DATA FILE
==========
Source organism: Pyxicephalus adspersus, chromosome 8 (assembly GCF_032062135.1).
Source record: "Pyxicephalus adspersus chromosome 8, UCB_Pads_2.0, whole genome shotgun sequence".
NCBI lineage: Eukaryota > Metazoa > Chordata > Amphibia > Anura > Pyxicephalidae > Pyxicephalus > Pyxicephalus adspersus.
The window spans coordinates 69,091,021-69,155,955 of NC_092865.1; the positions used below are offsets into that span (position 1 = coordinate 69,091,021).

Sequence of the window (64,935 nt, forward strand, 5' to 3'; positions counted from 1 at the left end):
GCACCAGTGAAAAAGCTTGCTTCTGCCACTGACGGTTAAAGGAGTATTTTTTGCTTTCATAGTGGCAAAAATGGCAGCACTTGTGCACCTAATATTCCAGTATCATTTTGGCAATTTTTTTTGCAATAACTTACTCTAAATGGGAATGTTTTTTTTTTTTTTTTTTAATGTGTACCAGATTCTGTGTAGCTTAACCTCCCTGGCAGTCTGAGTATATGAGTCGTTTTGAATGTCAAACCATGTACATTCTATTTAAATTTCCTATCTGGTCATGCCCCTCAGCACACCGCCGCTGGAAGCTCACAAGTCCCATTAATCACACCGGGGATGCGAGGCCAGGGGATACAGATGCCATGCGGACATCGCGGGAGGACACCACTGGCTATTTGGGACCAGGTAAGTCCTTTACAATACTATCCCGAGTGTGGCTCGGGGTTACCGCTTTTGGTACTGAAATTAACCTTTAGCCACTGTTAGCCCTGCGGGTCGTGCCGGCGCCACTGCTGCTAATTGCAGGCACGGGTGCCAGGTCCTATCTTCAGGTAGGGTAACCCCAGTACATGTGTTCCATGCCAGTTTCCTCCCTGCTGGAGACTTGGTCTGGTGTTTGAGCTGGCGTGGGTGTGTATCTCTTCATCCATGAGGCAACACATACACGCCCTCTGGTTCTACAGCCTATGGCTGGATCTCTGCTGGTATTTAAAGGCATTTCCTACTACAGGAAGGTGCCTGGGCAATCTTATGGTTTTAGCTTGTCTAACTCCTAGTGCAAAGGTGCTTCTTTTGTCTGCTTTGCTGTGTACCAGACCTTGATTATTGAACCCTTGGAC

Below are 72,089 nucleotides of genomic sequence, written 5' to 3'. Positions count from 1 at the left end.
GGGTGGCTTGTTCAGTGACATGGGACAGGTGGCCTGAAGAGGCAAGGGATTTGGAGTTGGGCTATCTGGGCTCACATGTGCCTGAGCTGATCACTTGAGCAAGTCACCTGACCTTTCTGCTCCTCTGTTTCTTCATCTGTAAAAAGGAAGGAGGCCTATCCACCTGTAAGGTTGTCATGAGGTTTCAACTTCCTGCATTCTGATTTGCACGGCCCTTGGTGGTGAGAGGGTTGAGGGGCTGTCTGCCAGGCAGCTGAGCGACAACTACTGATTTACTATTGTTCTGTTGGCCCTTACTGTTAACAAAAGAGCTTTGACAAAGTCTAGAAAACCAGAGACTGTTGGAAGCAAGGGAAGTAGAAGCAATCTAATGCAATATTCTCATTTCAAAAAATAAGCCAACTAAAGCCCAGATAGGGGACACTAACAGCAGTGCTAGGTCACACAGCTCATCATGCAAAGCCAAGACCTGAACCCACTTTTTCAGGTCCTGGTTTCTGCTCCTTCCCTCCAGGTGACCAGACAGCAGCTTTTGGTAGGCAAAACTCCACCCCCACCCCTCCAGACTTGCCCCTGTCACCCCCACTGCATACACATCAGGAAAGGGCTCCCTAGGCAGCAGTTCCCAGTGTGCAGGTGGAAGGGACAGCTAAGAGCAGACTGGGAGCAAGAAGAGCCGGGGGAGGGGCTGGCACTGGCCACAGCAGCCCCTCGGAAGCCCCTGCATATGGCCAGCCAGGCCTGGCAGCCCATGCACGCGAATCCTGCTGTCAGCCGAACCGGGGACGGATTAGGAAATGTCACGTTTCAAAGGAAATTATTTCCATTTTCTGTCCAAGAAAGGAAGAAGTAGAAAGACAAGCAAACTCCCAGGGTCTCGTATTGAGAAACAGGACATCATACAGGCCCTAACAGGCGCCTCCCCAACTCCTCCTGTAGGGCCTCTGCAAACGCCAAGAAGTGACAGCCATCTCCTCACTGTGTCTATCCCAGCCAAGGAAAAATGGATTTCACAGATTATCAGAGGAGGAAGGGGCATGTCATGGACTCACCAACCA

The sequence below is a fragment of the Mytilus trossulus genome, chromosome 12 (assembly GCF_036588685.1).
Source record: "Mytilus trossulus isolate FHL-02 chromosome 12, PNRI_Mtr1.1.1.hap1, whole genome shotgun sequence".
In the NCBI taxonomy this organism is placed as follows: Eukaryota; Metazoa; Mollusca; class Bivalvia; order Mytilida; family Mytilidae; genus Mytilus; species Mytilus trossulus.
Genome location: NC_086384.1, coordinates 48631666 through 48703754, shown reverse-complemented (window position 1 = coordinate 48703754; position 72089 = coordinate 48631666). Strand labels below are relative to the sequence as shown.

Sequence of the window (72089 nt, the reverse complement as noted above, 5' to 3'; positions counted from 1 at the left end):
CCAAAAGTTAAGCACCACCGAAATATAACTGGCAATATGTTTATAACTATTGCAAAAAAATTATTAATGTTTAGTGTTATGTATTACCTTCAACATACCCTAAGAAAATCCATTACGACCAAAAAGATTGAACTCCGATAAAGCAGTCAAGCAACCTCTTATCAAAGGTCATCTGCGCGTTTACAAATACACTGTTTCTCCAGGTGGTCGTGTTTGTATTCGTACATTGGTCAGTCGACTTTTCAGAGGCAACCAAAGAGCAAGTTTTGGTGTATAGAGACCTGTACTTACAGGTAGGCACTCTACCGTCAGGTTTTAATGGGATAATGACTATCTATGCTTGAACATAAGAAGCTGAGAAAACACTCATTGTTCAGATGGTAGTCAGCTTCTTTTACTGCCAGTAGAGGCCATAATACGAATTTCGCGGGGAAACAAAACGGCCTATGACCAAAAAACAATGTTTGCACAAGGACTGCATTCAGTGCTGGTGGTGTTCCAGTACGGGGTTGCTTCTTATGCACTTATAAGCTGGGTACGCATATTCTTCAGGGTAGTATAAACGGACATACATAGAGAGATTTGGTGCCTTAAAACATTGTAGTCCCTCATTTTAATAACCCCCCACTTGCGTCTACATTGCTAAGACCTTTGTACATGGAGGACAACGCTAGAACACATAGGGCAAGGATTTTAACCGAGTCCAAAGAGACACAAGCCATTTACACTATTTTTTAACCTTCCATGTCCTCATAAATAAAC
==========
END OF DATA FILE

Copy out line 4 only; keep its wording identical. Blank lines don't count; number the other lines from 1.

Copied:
The window spans coordinates 69,091,021-69,155,955 of NC_092865.1; the positions used below are offsets into that span (position 1 = coordinate 69,091,021).